Consider this description of this fairy from Lewis Carroll: ‘[S]he seemed so good and gentle that I’m sure she would never expect that any one could wish to hurt her. She was only a few inches high, and was dressed in green, so that you really would hardly have noticed her among the long grass; and she was so delicate and graceful that she quite seemed to belong to the place, almost as if she were one of the flowers.’ Nauseating? Perhaps but we have to remember that the faries were emasculated by the Victorians and made into tea-cosies for various morality tales. However, in rural districts in Britain the memory that fairies could be dangerous continued well into the nineteenth-century; and in Ireland the memory is alive in places to the present day. It is there in the early and mid nineteenth-century folklore collectors like Thomas Crofton Croker and John Roby; it is even more evident in the fairy story-tellers who happened to get into print, William Bottrell (particularly his Selena Moor) and Thomas Shaw, to name two from a handful.
This memory of how dangerous and ambivalent fairies could be slowly fed through into nineteenth-century fiction, particularly as the century wore on and writers were getting impatient with all the tiresome bunk about progress and Rule Britannia. Perhaps the first to rebel against the cute Victorian fairy was that extraordinary early fantasy writer George MacDonald. The supernatural creatures he conjures into being are ambivalent and occasionally deadly: his books today are little read, but if anyone is interested at least the likes of Phantastes: A Faerie Romance for Men and Women (1858) can be picked up at Archive free of charge; ditto Dealings with Fairies (1867); At the Back of the North Wind (1871) and Lilith (1895).
Other Victorian writers were chipping away at the edges of the nursery fairy too. J.H.Riddell published the ‘Banshee’s Warning’ in 1867, banshees are by some estimates ghosts, according to others fairies. William Carleton, an unsentimental Irish writer published ‘Frank Martin and the Fairies’ in 1869, which describes the death of a child. It is unclear whether the fairies are to blame or whether they’re just predicting a family’s misfortune: in either case you come away from the tale with a nasty taste in the mouth. However, the most successful fusion of literature with frightening fairies belonged to another Irish writer Joseph Sheridan Le Fanu. He was responsible for one of the most sinister fairy tales ever written ‘The Child that Went with the Fairies’, first published in All the Year Round in 1869–1870. A child is, as the title suggests, stolen and let’s just say a lady in a coach makes an appearance: she will echo down through fantasy writing, in Le Fanu’s Carmilla and in a sledge in the Lion, the Witch and the Wardrobe. A lesser known Le Fanu story is ‘Laura Silver Bell’: this fairy horror is based in the north-east of England. It too doesn’t finish well: you are perhaps noticing a pattern…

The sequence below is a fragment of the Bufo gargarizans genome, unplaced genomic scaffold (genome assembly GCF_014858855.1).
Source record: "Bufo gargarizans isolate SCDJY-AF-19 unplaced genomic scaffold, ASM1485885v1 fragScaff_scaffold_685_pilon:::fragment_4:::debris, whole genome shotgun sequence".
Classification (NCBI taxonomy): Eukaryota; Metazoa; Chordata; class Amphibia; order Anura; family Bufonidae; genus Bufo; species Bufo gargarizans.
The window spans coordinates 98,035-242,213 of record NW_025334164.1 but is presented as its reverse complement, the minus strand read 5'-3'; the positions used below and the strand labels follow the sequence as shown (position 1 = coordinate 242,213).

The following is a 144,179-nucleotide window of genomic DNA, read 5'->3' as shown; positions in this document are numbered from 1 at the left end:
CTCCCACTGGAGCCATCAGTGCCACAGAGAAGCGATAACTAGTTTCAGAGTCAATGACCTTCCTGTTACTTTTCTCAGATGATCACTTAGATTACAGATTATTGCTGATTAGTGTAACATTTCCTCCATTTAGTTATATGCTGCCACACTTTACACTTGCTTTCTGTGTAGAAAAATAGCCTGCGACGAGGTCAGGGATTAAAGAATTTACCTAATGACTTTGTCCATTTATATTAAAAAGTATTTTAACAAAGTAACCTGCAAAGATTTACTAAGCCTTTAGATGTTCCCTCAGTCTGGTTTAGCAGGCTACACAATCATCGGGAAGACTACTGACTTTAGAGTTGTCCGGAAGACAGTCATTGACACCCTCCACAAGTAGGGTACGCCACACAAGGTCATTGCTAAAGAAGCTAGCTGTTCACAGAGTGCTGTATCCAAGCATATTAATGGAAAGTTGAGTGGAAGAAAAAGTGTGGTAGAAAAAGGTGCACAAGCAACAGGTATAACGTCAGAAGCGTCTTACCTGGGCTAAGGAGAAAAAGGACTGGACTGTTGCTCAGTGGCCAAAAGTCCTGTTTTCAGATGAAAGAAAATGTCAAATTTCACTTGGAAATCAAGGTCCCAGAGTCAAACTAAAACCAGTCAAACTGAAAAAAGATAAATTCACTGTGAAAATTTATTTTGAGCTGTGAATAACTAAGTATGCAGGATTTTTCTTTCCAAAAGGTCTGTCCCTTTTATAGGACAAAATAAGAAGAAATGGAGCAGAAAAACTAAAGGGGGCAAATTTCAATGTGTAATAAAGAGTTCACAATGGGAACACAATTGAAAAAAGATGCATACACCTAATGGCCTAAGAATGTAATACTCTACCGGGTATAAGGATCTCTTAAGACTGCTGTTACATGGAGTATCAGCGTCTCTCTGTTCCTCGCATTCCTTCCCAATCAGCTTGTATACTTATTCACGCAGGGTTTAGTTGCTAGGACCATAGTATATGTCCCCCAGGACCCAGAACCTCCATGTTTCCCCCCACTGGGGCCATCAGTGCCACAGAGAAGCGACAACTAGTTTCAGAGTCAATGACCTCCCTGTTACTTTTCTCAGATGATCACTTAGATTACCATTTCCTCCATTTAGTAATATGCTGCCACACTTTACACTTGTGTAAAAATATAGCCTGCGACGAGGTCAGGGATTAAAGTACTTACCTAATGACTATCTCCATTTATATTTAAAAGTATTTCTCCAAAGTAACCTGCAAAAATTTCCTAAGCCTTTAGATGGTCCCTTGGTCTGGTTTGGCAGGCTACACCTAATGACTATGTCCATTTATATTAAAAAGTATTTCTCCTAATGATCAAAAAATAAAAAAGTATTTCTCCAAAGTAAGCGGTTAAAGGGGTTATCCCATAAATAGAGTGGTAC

This interest in traditional fairies would be continued by ‘Fiona MacLeod’, the pen name of William Sharp, a Scottish writer: Yeats by the way rated MacLeod but not Sharp as a writer! FM wrote a series of short stories where fairies are pretty damn scary: for example, The Washer of the Ford (1899). His greatest contribution though came in The Immortal Hour (1908), which would later prove the inspiration for the opera of the same name by Boughton. The story is not very scary, but Boughton’s reworking of it sometimes is. Laurence Housman’s Blind Love (1901) also owes something to tradition and that’s another story that finishes badly.